Chinese travelers' uncivil liberties
By Candy Zeng
SHENZHEN - Even though Chinese civilization has a history going back thousands
of years, the government today is having to make arduous efforts to polish
China's international image as a "civilized" nation, which is being undermined
by the vulgar, impolite, and undisciplined behavior of its citizens who travel.
The Chinese government is concerned enough that it is mulling legislation to
ban or restrict citizens from making overseas trips
who have a record of bad behavior in previous travels to foreign countries. The
authorities are also launching an education campaign to foster what they
deem to be good behavior for Chinese tourists.
The authorities apparently hope that through regulation and education, Chinese
citizens will behave in a more "civilized" way during the 2008 Summer Olympic
Games in Beijing and the Shanghai World Expo in 2010, so that national pride
and dignity will not be compromised. In short, they are trying to set new
ethical standards for Chinese citizens.
Analysts say this reflects the fact that China is undergoing fundamental
social changes occasioned by its dramatic economic development. Gone are
the outdated socialist ethics, while new ones have yet to be established, more
than two decades after China's boom began.
Right before this year's National Day "golden week" holiday, authorities in
some tourist destinations, such as Xian and Xiamen, launched citywide
propaganda campaigns trying to educate holidaymakers on proper behavior in
It was a prelude to a national program to improve Chinese tourists' behavior.
The program was jointly unveiled on September 1 by the National Tourism
Administration and Central Commission for Guiding Ethical and Cultural
Progress, an ad hoc organ of the central government overseeing the
establishment of new ethical standards.
The circular criticized some Chinese tourists for their poor sense of courtesy
and tendency to pay little attention to sanitation and environmental
protection, particularly when making trips to foreign countries. It said poor
manners had aroused concern and criticism at home and abroad to an extent that
they were "affecting China's international image".
The most common forms of "bad behavior" among Chinese tourists, such as
inscribing their names on walls or pillars, spitting, talking loudly and
randomly littering, are frequently seen in tourist spots favored by Chinese
In Beijing's Tuanjiehu Lake Park, bridges and trees are covered with scratches
of people's names and love messages sometimes written in white correction
fluid. Such random calligraphy increased after the park was opened to the
public for free on July 1, said park management staff.
And Tuanjiehu Lake Park is by no means an isolated case. All parks in Beijing,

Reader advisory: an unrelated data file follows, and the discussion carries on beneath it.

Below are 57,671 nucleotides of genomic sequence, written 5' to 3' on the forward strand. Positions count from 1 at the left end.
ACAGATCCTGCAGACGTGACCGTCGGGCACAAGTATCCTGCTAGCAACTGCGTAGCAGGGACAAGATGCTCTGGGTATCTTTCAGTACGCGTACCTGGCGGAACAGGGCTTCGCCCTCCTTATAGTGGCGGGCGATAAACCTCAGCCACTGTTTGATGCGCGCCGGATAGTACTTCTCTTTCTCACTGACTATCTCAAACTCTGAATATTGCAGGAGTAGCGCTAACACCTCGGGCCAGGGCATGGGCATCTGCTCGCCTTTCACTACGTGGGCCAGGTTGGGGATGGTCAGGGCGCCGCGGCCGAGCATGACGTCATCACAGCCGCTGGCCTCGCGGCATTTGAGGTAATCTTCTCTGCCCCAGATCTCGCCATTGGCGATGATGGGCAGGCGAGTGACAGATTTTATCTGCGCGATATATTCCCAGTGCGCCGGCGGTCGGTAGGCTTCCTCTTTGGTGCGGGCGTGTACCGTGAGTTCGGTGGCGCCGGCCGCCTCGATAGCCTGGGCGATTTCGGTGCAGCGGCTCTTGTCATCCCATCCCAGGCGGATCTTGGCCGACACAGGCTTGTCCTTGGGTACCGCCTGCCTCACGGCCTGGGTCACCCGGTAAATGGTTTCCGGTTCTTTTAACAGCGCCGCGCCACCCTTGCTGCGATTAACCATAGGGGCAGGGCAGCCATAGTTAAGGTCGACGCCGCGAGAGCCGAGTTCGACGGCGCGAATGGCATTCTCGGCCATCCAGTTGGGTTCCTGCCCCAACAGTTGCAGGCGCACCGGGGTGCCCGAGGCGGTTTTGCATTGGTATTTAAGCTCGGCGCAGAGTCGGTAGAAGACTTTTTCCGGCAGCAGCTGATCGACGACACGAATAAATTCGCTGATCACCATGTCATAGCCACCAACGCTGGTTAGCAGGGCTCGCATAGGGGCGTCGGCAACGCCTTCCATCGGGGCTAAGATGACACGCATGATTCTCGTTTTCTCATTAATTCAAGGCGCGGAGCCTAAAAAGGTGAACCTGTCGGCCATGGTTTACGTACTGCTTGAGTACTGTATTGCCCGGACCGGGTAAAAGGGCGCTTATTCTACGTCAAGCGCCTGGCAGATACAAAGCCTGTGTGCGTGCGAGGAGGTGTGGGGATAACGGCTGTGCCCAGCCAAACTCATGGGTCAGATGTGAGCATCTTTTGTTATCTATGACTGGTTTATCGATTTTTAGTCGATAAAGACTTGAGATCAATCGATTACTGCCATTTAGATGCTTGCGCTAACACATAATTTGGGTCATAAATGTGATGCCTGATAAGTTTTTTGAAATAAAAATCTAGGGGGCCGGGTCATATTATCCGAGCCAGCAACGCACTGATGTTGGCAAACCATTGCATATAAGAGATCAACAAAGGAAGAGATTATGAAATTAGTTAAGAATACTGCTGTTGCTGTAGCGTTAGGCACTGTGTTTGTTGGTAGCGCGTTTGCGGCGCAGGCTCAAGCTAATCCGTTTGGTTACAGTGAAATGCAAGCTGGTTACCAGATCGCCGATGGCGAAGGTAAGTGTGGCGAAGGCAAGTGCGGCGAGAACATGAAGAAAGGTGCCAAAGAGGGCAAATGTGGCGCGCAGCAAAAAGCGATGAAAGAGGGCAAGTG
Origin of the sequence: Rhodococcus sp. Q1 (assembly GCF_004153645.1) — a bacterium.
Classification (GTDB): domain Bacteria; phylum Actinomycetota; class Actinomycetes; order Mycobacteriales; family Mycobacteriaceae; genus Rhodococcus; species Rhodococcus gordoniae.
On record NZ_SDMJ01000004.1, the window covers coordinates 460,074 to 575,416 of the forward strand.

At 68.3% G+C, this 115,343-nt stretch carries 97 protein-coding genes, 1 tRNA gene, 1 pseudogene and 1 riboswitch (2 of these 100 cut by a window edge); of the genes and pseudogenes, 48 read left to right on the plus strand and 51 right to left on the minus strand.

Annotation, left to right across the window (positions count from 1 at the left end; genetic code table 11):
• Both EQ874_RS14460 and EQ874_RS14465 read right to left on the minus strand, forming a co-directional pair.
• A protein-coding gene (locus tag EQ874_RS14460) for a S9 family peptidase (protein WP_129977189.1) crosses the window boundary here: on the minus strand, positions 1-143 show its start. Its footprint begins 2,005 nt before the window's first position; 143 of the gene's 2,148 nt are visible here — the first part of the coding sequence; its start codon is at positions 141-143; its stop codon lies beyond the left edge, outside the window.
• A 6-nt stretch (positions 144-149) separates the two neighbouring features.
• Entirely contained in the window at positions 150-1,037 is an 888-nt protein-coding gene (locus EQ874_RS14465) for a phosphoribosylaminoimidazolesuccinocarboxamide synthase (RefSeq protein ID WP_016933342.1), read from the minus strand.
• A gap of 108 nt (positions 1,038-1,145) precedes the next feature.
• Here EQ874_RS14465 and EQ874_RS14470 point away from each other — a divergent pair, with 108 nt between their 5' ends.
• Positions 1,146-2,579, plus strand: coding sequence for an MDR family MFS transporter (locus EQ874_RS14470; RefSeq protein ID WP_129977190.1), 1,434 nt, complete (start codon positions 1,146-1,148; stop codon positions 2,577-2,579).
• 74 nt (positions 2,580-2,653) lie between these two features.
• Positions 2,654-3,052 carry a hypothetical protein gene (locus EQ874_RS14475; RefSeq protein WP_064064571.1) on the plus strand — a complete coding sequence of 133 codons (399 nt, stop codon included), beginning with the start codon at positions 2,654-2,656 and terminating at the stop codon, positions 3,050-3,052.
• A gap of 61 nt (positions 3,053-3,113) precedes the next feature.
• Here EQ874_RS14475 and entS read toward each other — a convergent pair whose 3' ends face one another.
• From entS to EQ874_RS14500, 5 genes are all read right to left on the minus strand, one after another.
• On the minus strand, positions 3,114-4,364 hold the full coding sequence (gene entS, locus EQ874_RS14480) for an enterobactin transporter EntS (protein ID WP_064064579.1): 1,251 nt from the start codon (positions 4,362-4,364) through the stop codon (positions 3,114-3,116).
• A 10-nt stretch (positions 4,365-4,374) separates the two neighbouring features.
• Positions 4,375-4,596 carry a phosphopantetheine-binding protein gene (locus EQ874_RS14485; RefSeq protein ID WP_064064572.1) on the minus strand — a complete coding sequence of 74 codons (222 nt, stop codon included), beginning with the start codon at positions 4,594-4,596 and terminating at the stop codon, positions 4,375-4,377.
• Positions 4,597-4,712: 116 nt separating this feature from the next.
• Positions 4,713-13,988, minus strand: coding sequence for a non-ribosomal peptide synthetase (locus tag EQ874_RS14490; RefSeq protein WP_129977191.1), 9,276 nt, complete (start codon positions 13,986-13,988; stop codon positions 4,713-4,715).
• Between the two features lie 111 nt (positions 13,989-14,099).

free admission or not, experience such deprecations imposed by careless
travelers. At the Summer Palace, tourists were found lining up to climb
over a guard rail to take snapshots of one another with a bronze kirin,
even though there was a sign indicating that the historical cultural relic
should be protected and taken good care of.
It has also been reported that in some Western countries receiving Chinese
tourists, signs in Chinese have been put up in toilets, restaurants and museums
requesting people from the "country with the time-honored civilization" to
observe basic social rules such as flushing the toilet after use, eating
silently, appreciating classic masterpieces and not spitting.
A travel guide said a hotel in France once canceled reservations by his
company just before his clients were to arrive at the hotel. "It
complained about the last group of Chinese tourists, who had shouted in the
lobby and messed up the rooms. It would rather pay the default penalty than put
up with it again," said the guide.
The exposure of indecent behavior of outbound Chinese travelers by overseas
media especially touches the nerves of the central government, anxious to
protect the integrity of the 2008 Olympic Games. The government expects that
more than 2 million domestic tourists will visit Beijing during the Games in
addition to 250,000 foreign tourists.
Moreover, China is expected to become the largest tourist destination country
and exporter of outbound tourists in the world by 2020. Last year the country
recorded a boom in outbound travel - more than 31 million went abroad,
which almost doubled the 2002 figure of 16 million.
"Improper manners undermine the individual image of the tourists and that of
the country as a whole. They directly erode China's reputation in the world and
greatly hinder the development of China's tourism," said Shao Qiwei, minister
in charge of the National Tourism Administration. He spoke at an
early-September video teleconference to mobilize the implementation of the
regulatory and educational programs needed to improve the behavior of Chinese
The program is scheduled to be enforced until August 2008, when the Olympic
Games kick off in Beijing. Several government departments will be involved in
the campaign, including the National Tourism Administration, the Foreign
Ministry and the ministries of Public Security, Commerce, Construction,
Railways, Civil Aviation and Transportation.
For outbound tours, civil servants and state company executives will be
specifically targeted for etiquette training and monitoring, according to the
Professor Ge Chenhong of Renmin University in Beijing wrote in the People's
Daily that the common and bad manners of some Chinese indicate that etiquette
education is lagging behind the country's economic development. In Ge's view,
ignorance of cultural differences also contributed to unwelcome manners in
The improvement of Chinese tourists' behavior is also related to better
management of travel companies, he said. He called on the tourism industry to
join hands with the government to push Chinese travelers to behave themselves
Candy Zeng is a freelance writer based in Shenzhen, China.